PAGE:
I have a desktop application which creates and stores a fair amount of data (mostly on its own, not through traditional user input); mostly statistical in nature.
Currently the data is mostly accessible only to other applications that I've written myself, and isn't exposed to the user other than through these applications.
I'm considering allowing third-party access to this data via a REST API or similar, but in this case the "server" would actually be running on the same machine as the client (or another machine in the same LAN, at most).
However since this access is intended to be monetised I want to have some kind of authentication to allow specific clients access to specific subsets of the data, rather than providing blanket permissions.
(So the goal is not user authentication, but client app authentication; in the human sense all the data is for one user, but should only be accessible through authorised apps.)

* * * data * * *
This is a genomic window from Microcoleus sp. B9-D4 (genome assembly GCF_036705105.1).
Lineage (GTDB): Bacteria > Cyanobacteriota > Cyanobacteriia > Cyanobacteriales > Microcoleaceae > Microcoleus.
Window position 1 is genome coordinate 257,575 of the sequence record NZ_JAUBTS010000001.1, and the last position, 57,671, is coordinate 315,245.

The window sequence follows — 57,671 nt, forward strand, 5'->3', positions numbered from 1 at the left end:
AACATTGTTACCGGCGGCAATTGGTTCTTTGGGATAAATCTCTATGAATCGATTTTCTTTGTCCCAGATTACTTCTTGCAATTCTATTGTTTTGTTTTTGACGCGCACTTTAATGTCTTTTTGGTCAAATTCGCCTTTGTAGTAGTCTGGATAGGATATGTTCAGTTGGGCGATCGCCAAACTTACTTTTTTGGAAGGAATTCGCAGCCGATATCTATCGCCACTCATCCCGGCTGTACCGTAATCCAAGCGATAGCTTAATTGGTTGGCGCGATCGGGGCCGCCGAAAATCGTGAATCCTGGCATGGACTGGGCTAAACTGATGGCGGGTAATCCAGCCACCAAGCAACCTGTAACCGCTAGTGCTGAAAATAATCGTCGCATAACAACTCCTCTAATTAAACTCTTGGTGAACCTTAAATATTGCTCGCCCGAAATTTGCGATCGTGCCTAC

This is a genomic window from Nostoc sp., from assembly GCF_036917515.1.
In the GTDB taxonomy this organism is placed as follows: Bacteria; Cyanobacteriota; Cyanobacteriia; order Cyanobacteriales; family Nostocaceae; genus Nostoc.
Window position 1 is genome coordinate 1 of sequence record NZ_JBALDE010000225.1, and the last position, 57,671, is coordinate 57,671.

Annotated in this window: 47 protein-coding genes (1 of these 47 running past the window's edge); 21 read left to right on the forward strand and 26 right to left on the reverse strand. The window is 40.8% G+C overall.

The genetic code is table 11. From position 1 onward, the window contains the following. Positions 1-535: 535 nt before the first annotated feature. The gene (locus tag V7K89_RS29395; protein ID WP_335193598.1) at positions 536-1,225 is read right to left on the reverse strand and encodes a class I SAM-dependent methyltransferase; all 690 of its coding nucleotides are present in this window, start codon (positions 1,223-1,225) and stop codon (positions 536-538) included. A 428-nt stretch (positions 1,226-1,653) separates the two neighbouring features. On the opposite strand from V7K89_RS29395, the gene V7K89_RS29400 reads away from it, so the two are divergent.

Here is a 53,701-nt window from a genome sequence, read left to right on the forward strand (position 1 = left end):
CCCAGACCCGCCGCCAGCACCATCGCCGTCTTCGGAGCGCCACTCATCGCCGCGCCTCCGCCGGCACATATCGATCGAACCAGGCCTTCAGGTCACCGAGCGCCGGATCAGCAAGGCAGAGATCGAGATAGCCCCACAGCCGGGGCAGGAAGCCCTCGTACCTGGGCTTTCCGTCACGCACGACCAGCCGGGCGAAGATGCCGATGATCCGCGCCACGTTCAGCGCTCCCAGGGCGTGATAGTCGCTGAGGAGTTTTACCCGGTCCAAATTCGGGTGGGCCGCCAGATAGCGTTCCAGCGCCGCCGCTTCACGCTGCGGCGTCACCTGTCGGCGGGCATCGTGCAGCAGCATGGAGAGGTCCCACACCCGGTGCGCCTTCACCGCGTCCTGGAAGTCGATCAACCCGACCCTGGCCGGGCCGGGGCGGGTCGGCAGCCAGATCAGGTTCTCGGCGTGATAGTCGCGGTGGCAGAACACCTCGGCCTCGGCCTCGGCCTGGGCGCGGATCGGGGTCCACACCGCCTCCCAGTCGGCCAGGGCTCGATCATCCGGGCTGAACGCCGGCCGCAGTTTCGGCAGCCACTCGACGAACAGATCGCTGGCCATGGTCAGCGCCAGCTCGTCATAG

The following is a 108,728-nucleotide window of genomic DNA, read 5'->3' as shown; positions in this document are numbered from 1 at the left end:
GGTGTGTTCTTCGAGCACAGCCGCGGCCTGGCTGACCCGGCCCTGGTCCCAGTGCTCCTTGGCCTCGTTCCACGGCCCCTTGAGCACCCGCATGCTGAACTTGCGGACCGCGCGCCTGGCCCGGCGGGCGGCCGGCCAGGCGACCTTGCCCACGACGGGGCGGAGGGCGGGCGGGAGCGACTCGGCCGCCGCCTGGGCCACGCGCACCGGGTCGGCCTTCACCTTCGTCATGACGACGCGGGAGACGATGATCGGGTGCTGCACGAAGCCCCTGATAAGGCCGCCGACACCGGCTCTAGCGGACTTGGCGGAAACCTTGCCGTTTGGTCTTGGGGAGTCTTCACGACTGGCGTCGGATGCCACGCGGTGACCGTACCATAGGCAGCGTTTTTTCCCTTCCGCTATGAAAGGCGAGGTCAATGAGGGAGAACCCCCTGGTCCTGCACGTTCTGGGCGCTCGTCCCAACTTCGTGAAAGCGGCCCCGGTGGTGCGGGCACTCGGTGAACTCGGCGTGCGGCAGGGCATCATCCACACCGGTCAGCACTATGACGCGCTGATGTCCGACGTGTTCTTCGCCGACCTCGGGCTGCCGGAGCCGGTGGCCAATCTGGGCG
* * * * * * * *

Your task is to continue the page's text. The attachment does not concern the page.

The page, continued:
Obviously since everything is running client-side I've basically already lost (a sufficiently determined user wouldn't have any trouble extracting and spoofing credentials, and AFAIK it is literally impossible to prevent this) -- but what would be the best practices for providing a reasonable level of security against insufficiently determined users?
Most of the usual recommendations for REST API authentication (SSL, OAuth, etc) don't really seem applicable since they assume a separate and secure server. (And SSL is mostly concerned with validating the server.)